For a study, researchers sought to investigate how parents see functional electrical stimulation (FES), an upper extremity (UE) technique for young children with hemiparesis. The exploratory qualitative study included parents of children aged 3 to 6 years who had experienced a prenatal stroke, had compromised UE function, and had taken part in a hospital-based 12-week FES intervention. About 1 week after their child finished the FES intervention (MyndMove®, MyndTec Inc.) aimed at the hemiparetic UE, 9 moms participated in a semi-structured interview. Parents’ objectives and perceptions of the FES intervention’s advantages and drawbacks were questioned through open-ended questions. Interviews were verbatim captured on audio, then transcribed. The transcripts were examined using qualitative conventional content analysis. A total of different themes were found. The FES intervention’s expectations from the parents. Mothers spoke of setting practical, exploratory, and attainable goals while initially being wary of FES. The perception of progress. With FES, improvements in the physical, functional, and psychological aspects were seen, but there was still an opportunity for growth. Elements that affected the FES intervention. Perceived success was influenced by program structure, therapist characteristics, and child factors. Limited availability of intense therapy. The mothers noticed that standard therapy does not include FES, but they desired access to FES outside the trial. They also emphasized the socioeconomic barriers to FES access. Techniques to encourage participation. The mothers offered advice on developing and implementing programs and conducting sessions. Mothers thought their kids would benefit physically, functionally, and psychologically from the FES intervention. The desire to continue FES underscores the necessity of expanding young children’s access to this therapy.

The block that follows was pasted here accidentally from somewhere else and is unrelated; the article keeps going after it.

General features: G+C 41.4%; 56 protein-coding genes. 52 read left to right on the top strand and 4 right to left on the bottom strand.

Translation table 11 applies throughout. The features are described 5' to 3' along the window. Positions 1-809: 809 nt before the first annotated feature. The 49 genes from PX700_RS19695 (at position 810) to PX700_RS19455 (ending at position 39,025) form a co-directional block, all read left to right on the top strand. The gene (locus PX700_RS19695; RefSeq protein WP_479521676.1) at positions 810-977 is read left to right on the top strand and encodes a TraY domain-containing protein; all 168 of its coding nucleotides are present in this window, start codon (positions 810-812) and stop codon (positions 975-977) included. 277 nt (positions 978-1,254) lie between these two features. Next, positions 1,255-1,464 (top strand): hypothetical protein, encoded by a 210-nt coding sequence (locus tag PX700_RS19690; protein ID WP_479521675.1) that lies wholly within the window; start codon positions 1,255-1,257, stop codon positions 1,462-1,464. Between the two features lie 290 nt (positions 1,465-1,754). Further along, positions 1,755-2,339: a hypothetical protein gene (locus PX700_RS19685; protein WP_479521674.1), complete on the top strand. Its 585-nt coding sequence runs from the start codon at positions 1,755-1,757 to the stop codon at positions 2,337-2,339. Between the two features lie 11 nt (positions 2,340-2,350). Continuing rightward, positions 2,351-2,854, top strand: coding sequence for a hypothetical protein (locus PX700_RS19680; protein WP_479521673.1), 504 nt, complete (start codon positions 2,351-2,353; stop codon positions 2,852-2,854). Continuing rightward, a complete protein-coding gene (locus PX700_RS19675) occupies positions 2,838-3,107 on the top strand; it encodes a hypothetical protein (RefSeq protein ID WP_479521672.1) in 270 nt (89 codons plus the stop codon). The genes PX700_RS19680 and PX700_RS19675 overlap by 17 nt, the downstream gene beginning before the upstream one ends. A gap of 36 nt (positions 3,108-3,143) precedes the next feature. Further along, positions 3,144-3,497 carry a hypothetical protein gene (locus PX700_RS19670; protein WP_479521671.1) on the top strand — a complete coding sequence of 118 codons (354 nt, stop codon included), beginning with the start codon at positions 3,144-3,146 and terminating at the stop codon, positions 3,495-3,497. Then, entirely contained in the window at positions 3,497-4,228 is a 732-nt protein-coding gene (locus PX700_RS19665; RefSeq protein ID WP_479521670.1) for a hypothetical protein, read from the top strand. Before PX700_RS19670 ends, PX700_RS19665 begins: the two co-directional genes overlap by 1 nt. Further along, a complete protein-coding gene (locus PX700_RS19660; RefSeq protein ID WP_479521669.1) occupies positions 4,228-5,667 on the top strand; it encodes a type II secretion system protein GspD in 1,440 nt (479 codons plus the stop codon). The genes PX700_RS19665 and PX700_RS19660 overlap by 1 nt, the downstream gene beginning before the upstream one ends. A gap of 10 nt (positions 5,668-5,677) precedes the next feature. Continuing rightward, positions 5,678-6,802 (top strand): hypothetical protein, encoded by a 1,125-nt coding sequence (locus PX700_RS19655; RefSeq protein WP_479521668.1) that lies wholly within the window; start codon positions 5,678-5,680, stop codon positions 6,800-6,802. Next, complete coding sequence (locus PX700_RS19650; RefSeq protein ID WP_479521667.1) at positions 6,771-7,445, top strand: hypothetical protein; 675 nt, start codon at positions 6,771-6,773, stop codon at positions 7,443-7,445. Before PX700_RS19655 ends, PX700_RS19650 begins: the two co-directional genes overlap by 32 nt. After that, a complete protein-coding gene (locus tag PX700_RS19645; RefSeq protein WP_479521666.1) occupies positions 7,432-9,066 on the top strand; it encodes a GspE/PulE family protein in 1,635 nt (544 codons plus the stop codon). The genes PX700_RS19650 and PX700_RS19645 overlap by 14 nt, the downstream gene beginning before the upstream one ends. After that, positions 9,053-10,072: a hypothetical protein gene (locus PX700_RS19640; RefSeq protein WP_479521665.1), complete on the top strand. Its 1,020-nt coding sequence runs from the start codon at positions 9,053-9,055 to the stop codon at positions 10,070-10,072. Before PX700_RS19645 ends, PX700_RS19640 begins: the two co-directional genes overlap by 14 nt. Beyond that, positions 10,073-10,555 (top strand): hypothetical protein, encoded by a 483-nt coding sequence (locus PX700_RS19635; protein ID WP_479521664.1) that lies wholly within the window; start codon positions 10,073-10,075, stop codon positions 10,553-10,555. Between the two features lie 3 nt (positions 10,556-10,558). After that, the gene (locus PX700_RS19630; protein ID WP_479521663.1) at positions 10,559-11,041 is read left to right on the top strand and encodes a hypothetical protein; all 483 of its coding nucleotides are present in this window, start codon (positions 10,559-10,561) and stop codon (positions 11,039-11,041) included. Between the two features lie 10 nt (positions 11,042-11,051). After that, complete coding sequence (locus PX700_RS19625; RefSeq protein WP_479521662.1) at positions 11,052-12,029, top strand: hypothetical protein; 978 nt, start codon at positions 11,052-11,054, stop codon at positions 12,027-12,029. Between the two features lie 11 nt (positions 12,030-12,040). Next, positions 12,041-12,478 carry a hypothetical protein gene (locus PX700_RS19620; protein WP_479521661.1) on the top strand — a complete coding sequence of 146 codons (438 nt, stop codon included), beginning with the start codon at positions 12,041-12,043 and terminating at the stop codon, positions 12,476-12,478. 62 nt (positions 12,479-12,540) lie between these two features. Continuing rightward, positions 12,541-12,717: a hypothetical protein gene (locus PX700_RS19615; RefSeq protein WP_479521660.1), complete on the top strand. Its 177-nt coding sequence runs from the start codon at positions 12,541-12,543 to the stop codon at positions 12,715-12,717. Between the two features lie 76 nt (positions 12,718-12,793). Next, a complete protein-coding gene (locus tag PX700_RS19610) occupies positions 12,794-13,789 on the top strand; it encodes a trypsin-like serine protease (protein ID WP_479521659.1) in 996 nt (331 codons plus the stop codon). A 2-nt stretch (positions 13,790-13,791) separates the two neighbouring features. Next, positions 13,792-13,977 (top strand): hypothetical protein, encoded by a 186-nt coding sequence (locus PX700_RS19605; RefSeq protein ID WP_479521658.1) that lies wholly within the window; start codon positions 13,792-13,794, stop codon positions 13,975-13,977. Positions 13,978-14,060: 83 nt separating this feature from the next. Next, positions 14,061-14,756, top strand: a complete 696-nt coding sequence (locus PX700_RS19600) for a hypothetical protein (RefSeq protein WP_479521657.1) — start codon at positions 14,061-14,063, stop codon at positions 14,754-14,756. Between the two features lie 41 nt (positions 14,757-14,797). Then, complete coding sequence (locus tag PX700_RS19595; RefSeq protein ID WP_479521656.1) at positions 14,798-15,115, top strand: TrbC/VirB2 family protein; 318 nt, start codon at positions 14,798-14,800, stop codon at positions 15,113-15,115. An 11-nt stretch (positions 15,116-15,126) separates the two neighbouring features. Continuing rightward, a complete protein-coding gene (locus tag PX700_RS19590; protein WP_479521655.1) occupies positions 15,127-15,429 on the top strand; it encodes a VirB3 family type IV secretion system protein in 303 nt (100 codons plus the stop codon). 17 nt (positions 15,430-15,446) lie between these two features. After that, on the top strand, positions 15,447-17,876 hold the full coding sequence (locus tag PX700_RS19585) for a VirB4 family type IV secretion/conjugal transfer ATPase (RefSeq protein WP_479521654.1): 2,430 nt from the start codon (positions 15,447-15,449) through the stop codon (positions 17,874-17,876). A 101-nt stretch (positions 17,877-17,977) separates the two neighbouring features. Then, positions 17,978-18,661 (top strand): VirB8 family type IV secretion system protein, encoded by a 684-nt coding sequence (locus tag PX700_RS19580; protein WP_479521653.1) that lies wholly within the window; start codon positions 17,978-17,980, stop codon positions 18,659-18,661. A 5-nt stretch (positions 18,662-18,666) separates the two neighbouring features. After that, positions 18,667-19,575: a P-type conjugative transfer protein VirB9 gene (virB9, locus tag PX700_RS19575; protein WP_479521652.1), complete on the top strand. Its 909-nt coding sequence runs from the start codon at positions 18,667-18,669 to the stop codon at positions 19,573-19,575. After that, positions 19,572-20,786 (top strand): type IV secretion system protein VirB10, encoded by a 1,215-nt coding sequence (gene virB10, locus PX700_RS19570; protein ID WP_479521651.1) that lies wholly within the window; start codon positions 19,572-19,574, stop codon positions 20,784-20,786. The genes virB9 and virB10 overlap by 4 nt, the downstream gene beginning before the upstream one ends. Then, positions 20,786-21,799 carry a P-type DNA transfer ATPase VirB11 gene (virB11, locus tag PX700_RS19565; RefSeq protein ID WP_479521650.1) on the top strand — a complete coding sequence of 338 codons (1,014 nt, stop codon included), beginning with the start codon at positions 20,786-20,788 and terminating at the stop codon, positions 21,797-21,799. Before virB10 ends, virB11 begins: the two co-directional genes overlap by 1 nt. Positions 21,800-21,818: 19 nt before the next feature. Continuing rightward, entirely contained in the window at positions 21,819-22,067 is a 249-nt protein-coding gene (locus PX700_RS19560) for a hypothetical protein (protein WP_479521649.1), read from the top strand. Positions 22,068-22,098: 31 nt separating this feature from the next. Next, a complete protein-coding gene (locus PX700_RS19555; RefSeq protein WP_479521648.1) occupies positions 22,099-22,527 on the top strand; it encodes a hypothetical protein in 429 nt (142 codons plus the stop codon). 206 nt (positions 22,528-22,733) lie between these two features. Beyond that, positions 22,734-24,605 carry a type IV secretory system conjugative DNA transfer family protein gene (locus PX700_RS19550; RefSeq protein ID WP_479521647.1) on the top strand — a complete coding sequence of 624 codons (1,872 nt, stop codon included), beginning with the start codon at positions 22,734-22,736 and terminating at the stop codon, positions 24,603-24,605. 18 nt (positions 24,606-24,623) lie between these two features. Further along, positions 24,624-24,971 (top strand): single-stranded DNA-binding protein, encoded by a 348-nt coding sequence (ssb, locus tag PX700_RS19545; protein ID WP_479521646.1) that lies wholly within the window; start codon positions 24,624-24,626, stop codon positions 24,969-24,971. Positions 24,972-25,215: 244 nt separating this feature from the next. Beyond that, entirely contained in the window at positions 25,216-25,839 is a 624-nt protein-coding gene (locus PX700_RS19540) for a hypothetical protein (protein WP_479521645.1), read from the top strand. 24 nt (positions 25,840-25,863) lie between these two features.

Source: bmcpediatr.biomedcentral.com/articles/10.1186/s12887-022-03403-1